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Photo: Omar Marques/SOPA Images/LightRocket via Getty Images

Airbnb made headlines last week for sending a comment letter to the SEC, asking it to allow the home-sharing company to give equity to its hosts.

Why it matters: The number of gig economy workers continues to rise, but monthly payments have been on a lumpy decline path, according to a new JPMorgan study. This could become an attractive new benefit.

  • Uber spoke with the SEC several years ago about giving its drivers equity, but the ride-hail company gave up after being told it would be illegal under current law.
  • The big difference today is at the top of the SEC, with a new Commissioner who is very interested in democratizing access to startup equity.
  • Most of that has been focused on finding ways for non-accredited retail investors to invest in non-public companies, but it also could be accomplished by letting gig economy workers get stock in their "employers."

To be clear, this isn't going to happen overnight. The SEC comment period officially closed this past Monday, but I hear that some gig economy companies are still working on comment letters that they'll just submit late. Then the SEC must review the letters, possibly issue a new rule and likely then open up yet another comment period.

And all of that might come too late for ride-hail giants Lyft and Uber, both of which plan to go public in 2018 (related: Reuters reports Lyft is talking to JPMorgan to lead its IPO). Once public, these companies could simply give stock to their drivers, kind of like T-Mobile once gave it to certain customers.

  • Airbnb, on the other hand, remains without a CFO and without any immediate IPO ambitions.
  • And there are plenty of other gig economy companies to which this could apply, and for whom offering shares could become an important new recruiting tool.

Go deeper

3 hours ago - Politics & Policy

McConnell drops filibuster demand, paving way for power-sharing deal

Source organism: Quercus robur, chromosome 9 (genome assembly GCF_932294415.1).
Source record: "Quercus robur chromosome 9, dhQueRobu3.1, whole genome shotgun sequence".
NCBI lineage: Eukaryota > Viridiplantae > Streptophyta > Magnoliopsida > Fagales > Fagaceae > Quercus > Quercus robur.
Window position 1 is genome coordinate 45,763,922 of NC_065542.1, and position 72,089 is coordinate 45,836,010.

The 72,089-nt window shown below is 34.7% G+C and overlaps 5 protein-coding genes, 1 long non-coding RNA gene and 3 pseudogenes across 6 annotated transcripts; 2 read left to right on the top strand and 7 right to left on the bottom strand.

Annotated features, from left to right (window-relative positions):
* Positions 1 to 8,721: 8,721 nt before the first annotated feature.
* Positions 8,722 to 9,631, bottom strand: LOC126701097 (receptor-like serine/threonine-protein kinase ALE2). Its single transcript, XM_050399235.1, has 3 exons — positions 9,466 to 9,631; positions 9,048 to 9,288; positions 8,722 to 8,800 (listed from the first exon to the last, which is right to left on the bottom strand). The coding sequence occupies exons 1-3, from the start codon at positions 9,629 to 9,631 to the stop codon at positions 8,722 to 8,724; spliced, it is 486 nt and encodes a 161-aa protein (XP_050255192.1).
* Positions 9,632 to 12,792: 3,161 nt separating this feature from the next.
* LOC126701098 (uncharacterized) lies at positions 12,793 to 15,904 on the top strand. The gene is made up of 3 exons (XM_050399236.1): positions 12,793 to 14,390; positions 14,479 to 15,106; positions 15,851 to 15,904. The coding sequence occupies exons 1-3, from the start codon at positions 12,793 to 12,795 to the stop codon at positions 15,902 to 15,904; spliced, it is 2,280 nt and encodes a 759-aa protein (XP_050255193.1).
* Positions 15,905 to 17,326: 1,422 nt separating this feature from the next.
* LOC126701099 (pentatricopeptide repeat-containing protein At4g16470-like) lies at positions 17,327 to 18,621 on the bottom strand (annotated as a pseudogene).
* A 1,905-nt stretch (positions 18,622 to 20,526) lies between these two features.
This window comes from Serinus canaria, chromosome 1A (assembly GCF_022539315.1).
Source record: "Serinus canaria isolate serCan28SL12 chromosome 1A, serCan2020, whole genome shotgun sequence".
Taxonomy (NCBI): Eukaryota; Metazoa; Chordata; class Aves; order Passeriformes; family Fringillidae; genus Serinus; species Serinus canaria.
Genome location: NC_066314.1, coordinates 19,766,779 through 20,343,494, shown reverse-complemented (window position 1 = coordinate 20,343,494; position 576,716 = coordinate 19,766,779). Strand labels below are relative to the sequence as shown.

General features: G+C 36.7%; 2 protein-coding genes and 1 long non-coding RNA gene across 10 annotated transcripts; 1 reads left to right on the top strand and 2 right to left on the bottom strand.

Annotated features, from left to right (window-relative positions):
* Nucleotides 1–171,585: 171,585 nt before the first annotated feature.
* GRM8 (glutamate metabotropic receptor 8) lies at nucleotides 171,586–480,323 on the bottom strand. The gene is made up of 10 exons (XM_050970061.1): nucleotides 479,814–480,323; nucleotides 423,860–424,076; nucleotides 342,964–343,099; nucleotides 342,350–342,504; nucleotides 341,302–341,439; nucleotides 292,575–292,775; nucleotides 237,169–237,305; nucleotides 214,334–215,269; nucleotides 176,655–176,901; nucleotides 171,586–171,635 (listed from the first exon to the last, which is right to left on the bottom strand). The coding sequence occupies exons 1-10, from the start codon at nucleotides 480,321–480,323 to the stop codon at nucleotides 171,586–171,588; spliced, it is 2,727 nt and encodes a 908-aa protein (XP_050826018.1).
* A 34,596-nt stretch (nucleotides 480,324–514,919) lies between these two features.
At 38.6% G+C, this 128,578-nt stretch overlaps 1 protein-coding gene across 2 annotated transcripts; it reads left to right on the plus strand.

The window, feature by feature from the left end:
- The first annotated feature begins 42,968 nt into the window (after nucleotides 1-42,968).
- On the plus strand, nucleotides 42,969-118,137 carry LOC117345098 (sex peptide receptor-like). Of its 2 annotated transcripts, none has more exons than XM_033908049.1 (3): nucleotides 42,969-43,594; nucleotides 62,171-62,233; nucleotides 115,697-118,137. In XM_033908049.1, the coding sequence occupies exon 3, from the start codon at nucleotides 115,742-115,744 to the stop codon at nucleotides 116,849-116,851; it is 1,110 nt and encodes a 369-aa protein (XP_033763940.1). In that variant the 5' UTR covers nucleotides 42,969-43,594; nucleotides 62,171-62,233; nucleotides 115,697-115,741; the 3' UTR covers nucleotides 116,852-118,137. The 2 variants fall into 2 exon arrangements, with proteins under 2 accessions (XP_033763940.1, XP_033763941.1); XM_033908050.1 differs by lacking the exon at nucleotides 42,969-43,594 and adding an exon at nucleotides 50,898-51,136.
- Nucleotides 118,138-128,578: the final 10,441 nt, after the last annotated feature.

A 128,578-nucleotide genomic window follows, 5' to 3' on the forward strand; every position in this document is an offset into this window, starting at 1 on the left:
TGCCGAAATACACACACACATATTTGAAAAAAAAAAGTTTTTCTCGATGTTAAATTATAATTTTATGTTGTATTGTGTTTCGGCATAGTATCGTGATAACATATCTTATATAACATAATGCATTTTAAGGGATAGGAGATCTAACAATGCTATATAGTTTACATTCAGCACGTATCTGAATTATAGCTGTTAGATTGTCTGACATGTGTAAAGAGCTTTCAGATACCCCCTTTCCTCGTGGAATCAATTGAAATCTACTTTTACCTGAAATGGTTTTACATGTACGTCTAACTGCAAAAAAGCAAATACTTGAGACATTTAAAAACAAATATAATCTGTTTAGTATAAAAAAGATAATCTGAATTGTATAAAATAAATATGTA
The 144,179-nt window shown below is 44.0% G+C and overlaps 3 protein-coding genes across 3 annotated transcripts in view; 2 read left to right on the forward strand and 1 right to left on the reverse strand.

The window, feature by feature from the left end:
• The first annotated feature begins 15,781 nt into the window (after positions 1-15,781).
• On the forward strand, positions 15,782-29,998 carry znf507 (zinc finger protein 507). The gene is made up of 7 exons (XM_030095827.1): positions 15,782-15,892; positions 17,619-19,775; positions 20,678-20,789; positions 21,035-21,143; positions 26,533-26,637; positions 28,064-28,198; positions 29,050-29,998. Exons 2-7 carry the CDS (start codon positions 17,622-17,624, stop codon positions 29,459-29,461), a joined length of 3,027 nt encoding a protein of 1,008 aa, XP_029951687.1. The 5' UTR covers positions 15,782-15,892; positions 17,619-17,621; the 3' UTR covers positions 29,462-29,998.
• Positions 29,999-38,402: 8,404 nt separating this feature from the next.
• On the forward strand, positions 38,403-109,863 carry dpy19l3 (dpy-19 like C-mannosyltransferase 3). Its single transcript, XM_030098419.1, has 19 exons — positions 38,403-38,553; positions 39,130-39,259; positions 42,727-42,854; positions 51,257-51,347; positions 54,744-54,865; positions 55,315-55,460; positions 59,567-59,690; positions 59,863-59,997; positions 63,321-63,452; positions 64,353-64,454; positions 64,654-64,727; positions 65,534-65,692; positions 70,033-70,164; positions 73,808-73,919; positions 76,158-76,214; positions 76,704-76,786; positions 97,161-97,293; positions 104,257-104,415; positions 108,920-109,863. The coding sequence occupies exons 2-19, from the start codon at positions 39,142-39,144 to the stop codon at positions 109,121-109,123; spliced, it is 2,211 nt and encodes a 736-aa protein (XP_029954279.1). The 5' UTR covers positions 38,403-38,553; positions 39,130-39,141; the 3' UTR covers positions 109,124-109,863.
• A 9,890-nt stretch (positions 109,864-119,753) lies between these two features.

Senate Majority Leader Chuck Schumer (R) and Minority Leader Mitch McConnell attend a joint session of Congress. Photo: Olivier Douliery/AFP via Getty Images

Senate Minority Leader Mitch McConnell has abandoned his demand that Democrats state, in writing, that they would not abandon the legislative filibuster.

Between the lines: McConnell was never going to agree to a 50-50 power sharing deal without putting up a fight over keeping the 60-vote threshold. But the minority leader ultimately caved after it became clear that delaying the organizing resolution was no longer feasible.

4 hours ago - Technology

Scoop: Google won't donate to members of Congress who voted against election results

Sen. Ted Cruz led the group of Republicans who opposed certifying the results. Photo: Stefani Reynolds/Pool/AFP via Getty Images

Google will not make contributions from its political action committee this cycle to any member of Congress who voted against certifying the results of the presidential election, following the deadly Capitol riot.

Why it matters: Several major businesses paused or pulled political donations following the events of Jan. 6, when pro-Trump rioters, riled up by former President Trump, stormed the Capitol on the day it was to certify the election results.

5 hours ago - Politics & Policy

Minority Mitch still setting Senate agenda

Illustration: Aïda Amer/Axios

Chuck Schumer may be majority leader, yet in many ways, Mitch McConnell is still running the Senate show — and his counterpart is about done with it.

Why it matters: McConnell rolled over Democrats unapologetically, and kept tight control over his fellow Republicans, while in the majority. But he's showing equal skill as minority leader, using political jiujitsu to convert a perceived weakness into strength.